Here's a solution for people who prefer bash scripting over Emacs Lisp. In my .emacs I define a command which saves all buffers and runs a bash script which compiles the project.
(defun save-all-and-compile () (interactive)
(shell-command "make-and-run.sh &"))
(add-hook 'c-mode-common-hook (lambda ()
(local-set-key (kbd "<f5>") 'save-all-and-compile)))
For small projects the script could be as simple as
make -j 4 && ./<main>
where 'main' is the name of your executable. For larger projects one would first need to locate the root directory. For example, I'm always using GNU Autotools, so my script first locates and cd's to the directory containing the configure.ac of the project. Similarly, you could have different scripts (bound for different keys) for building and running the program. And then some more scripts for testing different parts of the project. But these are just details one can figure out for themselves.
The bottom line is that if like me you are much more efficient in writing bash scripts than Emacs functions you can try the above approach. Make sure the script is run asynchronously using '&'. This way the Async Shell Command buffer will open with the output from make and your project and will stay open. I find this very convenient given that a single keystroke is required. (I have used this approach only for c++ and fortran projects, but see no limitations for other major languages.)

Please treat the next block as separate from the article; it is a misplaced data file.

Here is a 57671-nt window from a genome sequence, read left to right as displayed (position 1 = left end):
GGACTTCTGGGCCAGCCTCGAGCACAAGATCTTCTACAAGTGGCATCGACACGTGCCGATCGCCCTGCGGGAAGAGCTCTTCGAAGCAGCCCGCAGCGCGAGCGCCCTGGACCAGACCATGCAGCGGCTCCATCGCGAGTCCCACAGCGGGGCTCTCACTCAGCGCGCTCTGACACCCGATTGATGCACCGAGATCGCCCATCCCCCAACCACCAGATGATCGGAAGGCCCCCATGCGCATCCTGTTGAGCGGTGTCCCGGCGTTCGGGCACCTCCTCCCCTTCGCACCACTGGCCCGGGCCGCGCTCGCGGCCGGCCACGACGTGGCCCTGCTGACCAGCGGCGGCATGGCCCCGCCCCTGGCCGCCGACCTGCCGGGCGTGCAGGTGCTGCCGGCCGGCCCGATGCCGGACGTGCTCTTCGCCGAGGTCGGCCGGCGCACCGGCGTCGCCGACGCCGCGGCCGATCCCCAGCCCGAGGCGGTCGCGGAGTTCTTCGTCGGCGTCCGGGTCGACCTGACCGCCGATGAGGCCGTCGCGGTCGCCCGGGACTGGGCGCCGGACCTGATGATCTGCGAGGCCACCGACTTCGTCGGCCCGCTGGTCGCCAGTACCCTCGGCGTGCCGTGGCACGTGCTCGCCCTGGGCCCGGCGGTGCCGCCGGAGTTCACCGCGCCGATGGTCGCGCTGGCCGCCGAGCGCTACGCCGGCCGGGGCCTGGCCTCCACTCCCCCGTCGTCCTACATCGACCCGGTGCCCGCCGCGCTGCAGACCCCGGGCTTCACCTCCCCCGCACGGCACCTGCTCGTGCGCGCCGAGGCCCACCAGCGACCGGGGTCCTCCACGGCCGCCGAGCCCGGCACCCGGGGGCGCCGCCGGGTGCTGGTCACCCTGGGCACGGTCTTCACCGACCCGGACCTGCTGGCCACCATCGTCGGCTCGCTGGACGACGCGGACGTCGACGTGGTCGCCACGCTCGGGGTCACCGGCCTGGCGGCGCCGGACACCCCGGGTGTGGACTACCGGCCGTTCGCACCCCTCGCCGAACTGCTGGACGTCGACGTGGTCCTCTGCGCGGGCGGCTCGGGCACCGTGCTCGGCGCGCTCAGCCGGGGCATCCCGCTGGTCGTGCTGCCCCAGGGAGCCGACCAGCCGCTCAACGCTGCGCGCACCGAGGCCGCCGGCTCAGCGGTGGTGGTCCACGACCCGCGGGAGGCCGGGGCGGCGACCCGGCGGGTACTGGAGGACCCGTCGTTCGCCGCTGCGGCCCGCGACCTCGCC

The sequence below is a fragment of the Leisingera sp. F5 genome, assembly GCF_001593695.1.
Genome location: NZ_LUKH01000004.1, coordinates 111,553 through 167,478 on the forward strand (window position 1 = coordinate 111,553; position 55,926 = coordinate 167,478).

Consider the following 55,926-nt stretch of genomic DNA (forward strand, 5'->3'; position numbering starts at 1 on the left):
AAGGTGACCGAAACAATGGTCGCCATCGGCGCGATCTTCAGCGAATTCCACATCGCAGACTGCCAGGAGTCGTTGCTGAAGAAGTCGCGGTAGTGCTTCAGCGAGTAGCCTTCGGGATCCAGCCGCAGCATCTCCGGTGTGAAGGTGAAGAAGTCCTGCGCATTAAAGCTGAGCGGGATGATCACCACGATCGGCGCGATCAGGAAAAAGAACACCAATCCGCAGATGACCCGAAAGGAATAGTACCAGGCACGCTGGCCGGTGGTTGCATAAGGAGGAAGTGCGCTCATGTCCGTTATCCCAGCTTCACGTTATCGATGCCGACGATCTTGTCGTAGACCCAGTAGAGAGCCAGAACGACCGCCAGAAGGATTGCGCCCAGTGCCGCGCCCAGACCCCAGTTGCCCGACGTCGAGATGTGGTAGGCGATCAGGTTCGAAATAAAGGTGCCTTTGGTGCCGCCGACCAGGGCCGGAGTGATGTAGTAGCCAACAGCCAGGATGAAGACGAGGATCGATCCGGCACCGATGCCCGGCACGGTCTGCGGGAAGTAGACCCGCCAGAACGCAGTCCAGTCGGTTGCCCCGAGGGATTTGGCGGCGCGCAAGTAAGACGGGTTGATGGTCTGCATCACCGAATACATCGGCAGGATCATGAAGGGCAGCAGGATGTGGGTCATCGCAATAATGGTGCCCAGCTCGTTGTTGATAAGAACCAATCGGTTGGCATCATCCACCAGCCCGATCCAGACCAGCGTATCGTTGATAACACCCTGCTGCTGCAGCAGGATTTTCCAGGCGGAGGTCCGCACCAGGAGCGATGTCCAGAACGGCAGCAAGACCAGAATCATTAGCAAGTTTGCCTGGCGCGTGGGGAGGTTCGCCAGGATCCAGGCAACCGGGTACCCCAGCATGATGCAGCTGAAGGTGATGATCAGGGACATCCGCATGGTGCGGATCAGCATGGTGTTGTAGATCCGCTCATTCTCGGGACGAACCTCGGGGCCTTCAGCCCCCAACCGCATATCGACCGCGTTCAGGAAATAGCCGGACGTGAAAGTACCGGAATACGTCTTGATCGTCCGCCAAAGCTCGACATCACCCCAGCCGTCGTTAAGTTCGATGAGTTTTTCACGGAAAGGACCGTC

Based on the discussion below it appears I have initially overthought it and the solution is quite simple. Instead of passing the usual 'make' or 'make -k' to compile-command one could use a shell script which first navigates to the project's root directory and the builds.
(setq compile-command "script.sh")